ACCUMULATING PERIPHERALS


Kublai Khan decrees new stately pleasure domes, on time and under budget by mattsteinglass
November 10, 2008, 9:40 am
Filed under: China, Economics, United States

In the US it looks like the Democrats are gearing up for a minor stimulus package before the end of the year and a major one after Obama takes office, with support from such laissez-faire Republican luminaries as Martin Feldstein and center-right sages like Fareed Zakaria. The big question: will it focus on government investment in infrastructure? In East Asia, meanwhile, governments are heeding the call of various economists to bump up consumption with government-driven infrastructure investments, with the new big announcement being China’s commitment to spend a staggering $586 billion dollars, mainly on new infrastructure.

The announced sum of four trillion yuan represents about 16% of China’s economic output last year, and is roughly equal to the total of all central and local government spending in 2006. New spending of even half that amount would be substantial next to China’s six trillion yuan annual budget for this year.

The plan includes spending in housing, infrastructure, agriculture, health care and social welfare, and features a tax deduction for capital spending by companies. China’s economy won’t be able to absorb so much spending immediately: Economists expect one or two more quarters of slowing growth at a minimum before a rebound could take hold.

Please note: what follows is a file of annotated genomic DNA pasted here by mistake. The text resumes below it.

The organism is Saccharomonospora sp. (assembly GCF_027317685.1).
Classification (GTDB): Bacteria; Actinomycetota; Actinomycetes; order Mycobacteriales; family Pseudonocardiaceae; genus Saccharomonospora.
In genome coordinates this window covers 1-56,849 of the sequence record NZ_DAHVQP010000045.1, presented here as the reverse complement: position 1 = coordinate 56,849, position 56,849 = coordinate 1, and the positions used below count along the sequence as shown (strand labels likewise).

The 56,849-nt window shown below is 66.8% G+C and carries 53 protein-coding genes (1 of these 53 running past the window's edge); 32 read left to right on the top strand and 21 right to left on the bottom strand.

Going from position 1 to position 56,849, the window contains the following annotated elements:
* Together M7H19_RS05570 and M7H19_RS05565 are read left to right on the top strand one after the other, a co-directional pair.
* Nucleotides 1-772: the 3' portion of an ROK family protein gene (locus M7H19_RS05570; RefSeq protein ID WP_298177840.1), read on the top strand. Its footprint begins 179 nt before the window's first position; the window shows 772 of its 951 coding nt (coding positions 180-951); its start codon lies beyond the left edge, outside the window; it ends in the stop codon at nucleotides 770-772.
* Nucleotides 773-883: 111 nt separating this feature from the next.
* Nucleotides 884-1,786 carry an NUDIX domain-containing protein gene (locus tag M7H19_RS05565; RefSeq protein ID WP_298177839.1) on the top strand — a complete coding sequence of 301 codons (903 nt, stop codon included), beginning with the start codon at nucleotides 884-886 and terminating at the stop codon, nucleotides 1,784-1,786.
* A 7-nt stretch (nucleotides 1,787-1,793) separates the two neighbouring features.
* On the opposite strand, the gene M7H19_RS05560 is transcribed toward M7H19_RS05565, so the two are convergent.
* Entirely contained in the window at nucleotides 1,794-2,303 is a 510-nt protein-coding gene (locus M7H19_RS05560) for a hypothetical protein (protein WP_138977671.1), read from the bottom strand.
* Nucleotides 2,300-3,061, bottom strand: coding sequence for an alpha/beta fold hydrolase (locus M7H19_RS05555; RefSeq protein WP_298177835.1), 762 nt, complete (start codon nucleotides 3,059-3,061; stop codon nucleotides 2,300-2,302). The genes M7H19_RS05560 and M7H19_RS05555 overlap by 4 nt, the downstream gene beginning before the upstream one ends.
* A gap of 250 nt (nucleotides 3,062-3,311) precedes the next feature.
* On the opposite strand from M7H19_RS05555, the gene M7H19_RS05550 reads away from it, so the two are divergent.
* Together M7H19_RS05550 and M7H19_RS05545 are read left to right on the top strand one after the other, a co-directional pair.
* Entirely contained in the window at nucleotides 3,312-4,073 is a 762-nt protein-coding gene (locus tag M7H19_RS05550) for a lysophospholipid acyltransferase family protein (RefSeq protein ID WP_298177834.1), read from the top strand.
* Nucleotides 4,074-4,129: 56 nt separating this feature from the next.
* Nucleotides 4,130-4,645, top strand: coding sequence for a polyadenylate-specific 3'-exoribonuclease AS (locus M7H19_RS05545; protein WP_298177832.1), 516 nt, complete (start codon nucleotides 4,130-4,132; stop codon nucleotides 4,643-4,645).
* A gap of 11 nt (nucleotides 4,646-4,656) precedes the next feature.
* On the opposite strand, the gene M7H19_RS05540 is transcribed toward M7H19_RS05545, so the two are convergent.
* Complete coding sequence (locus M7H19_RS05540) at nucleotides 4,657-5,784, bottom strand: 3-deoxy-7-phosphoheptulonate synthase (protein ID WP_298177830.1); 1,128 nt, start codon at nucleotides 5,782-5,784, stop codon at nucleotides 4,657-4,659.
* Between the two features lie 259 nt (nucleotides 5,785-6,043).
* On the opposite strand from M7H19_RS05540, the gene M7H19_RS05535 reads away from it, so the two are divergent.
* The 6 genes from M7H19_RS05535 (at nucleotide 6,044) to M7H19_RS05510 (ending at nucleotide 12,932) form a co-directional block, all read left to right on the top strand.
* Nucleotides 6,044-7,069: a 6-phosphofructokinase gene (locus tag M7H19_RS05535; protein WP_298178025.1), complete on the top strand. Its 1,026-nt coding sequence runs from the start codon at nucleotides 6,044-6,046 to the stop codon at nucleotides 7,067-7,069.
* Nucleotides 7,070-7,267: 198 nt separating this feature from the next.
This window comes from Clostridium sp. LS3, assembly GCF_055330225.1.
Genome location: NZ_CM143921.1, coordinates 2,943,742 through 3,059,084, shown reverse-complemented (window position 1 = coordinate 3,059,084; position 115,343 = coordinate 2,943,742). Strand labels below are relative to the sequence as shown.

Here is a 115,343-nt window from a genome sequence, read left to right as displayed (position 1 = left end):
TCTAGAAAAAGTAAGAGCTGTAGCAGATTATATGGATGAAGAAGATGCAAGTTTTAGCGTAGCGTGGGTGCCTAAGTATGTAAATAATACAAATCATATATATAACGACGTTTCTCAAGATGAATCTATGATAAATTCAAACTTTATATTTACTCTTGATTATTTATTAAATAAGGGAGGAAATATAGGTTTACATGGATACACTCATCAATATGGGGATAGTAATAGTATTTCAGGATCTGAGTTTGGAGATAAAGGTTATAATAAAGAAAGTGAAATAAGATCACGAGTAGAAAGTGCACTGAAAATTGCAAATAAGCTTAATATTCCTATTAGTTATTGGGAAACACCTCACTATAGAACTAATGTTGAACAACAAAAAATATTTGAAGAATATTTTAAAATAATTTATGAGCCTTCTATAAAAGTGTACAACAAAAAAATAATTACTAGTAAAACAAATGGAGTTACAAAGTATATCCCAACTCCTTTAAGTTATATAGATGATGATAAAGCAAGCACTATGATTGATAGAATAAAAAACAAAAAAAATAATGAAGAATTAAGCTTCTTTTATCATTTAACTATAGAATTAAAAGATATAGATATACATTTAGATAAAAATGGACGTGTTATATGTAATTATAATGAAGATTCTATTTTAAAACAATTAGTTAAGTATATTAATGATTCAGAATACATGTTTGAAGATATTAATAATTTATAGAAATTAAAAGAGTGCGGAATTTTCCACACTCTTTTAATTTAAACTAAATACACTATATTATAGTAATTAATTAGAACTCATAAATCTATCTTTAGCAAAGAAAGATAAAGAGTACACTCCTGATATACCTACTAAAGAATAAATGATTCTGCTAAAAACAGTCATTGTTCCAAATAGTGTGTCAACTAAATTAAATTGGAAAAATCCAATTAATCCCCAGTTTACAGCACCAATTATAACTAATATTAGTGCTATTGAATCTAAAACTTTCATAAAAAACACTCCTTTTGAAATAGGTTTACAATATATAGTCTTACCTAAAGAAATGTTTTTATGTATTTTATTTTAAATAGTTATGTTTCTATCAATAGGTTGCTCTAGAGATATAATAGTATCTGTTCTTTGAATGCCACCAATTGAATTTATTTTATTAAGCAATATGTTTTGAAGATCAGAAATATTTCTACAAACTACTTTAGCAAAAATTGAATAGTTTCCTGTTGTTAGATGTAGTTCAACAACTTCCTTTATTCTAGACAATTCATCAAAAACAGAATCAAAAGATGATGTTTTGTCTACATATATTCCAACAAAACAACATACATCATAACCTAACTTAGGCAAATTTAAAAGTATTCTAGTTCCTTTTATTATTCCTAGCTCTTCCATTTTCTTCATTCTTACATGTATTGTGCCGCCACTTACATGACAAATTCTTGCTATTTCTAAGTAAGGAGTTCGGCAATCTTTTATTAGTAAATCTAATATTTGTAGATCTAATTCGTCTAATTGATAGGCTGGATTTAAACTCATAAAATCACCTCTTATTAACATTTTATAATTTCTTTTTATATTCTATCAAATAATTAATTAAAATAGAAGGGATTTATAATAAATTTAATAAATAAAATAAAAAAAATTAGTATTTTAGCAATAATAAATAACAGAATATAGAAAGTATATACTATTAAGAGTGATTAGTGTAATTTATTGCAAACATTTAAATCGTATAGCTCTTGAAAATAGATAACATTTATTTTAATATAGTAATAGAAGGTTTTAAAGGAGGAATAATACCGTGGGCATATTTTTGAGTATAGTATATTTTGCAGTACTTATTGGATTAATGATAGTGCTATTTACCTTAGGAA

Note that final sentence: one to two quarters. The objection to using infrastructure spending as stimulus in the US has classically been that new infrastructure spending takes too long to get underway, by which time the recession is over. When we say “too long”, we’re talking about five to ten years or more from the time a proposed new road, bridge, port, train, power plant, or what have you is mooted, to the time the concrete starts pouring.

In China when they say the spending can’t take effect immediately, they mean it may take three to six months. I remember an article someone pointed out to me about 4 years ago which makes this phenomenon clear. It was about a Chinese highway construction project that had to traject a large river. “We’re not sure whether we’re going to build a bridge or a tunnel,” the lead engineer on the project said, “but whichever we choose, it will be done in six months.”

Obviously some of the difference is that in China they don’t do environmental review. They don’t do smart growth (not that the US does, mostly, either). They don’t have adequate procedures for input and objections by citizens and other stakeholders. They have brutal and autocratic methods for eminent domain, and pay inadequate compensation. Nevertheless, something has gone out of whack in the US. It takes us too long to do major infrastructure projects. If the legacy of this worldwide recession is that China emerges with spectacular 21st-century infrastructure and the US emerges with a dying bailed-out auto industry and big unemployment programs, then we’re going to have trouble in the coming decades.

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